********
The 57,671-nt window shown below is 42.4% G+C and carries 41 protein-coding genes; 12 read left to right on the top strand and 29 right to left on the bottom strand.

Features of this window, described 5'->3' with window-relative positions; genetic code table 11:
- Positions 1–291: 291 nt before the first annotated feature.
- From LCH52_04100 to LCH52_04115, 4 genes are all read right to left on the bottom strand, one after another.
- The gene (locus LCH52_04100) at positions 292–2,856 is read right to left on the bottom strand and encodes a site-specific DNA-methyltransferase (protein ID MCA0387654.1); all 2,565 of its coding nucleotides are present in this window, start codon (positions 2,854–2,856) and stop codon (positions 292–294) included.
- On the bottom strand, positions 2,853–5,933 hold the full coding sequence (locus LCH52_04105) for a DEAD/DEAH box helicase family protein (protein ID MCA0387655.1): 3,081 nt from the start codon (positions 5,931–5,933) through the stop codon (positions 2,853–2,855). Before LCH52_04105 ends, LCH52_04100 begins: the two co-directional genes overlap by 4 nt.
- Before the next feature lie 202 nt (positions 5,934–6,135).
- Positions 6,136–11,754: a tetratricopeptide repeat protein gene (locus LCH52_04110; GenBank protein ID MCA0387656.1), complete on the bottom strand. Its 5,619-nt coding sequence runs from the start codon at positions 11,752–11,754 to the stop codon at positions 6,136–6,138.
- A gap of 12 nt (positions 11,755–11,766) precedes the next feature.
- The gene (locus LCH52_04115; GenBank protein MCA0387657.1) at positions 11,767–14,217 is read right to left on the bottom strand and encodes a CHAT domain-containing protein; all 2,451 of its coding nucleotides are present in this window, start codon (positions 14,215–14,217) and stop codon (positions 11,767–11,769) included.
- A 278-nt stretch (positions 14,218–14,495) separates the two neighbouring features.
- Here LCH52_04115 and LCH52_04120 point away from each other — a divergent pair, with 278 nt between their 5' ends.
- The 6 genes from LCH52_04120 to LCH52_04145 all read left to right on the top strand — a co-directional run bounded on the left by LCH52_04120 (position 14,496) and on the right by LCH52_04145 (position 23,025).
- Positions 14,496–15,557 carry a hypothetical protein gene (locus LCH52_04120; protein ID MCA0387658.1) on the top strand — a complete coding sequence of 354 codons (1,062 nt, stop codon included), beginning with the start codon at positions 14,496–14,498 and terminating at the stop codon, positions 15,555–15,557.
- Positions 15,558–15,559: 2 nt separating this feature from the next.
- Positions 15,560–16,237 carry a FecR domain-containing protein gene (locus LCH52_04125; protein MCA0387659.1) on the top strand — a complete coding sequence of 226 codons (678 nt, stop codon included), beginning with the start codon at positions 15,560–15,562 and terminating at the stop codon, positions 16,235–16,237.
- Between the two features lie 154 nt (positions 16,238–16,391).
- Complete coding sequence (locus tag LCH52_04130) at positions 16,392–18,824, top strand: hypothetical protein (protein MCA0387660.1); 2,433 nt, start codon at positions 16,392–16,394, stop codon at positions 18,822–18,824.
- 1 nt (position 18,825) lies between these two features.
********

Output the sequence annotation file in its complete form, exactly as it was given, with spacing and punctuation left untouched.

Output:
The 57,671-nt window shown below is 42.4% G+C and carries 41 protein-coding genes; 12 read left to right on the top strand and 29 right to left on the bottom strand.

Features of this window, described 5'->3' with window-relative positions; genetic code table 11:
- Positions 1–291: 291 nt before the first annotated feature.
- From LCH52_04100 to LCH52_04115, 4 genes are all read right to left on the bottom strand, one after another.
- The gene (locus LCH52_04100) at positions 292–2,856 is read right to left on the bottom strand and encodes a site-specific DNA-methyltransferase (protein ID MCA0387654.1); all 2,565 of its coding nucleotides are present in this window, start codon (positions 2,854–2,856) and stop codon (positions 292–294) included.
- On the bottom strand, positions 2,853–5,933 hold the full coding sequence (locus LCH52_04105) for a DEAD/DEAH box helicase family protein (protein ID MCA0387655.1): 3,081 nt from the start codon (positions 5,931–5,933) through the stop codon (positions 2,853–2,855). Before LCH52_04105 ends, LCH52_04100 begins: the two co-directional genes overlap by 4 nt.
- Before the next feature lie 202 nt (positions 5,934–6,135).
- Positions 6,136–11,754: a tetratricopeptide repeat protein gene (locus LCH52_04110; GenBank protein ID MCA0387656.1), complete on the bottom strand. Its 5,619-nt coding sequence runs from the start codon at positions 11,752–11,754 to the stop codon at positions 6,136–6,138.
- A gap of 12 nt (positions 11,755–11,766) precedes the next feature.
- The gene (locus LCH52_04115; GenBank protein MCA0387657.1) at positions 11,767–14,217 is read right to left on the bottom strand and encodes a CHAT domain-containing protein; all 2,451 of its coding nucleotides are present in this window, start codon (positions 14,215–14,217) and stop codon (positions 11,767–11,769) included.
- A 278-nt stretch (positions 14,218–14,495) separates the two neighbouring features.
- Here LCH52_04115 and LCH52_04120 point away from each other — a divergent pair, with 278 nt between their 5' ends.
- The 6 genes from LCH52_04120 to LCH52_04145 all read left to right on the top strand — a co-directional run bounded on the left by LCH52_04120 (position 14,496) and on the right by LCH52_04145 (position 23,025).
- Positions 14,496–15,557 carry a hypothetical protein gene (locus LCH52_04120; protein ID MCA0387658.1) on the top strand — a complete coding sequence of 354 codons (1,062 nt, stop codon included), beginning with the start codon at positions 14,496–14,498 and terminating at the stop codon, positions 15,555–15,557.
- Positions 15,558–15,559: 2 nt separating this feature from the next.
- Positions 15,560–16,237 carry a FecR domain-containing protein gene (locus LCH52_04125; protein MCA0387659.1) on the top strand — a complete coding sequence of 226 codons (678 nt, stop codon included), beginning with the start codon at positions 15,560–15,562 and terminating at the stop codon, positions 16,235–16,237.
- Between the two features lie 154 nt (positions 16,238–16,391).
- Complete coding sequence (locus tag LCH52_04130) at positions 16,392–18,824, top strand: hypothetical protein (protein MCA0387660.1); 2,433 nt, start codon at positions 16,392–16,394, stop codon at positions 18,822–18,824.
- 1 nt (position 18,825) lies between these two features.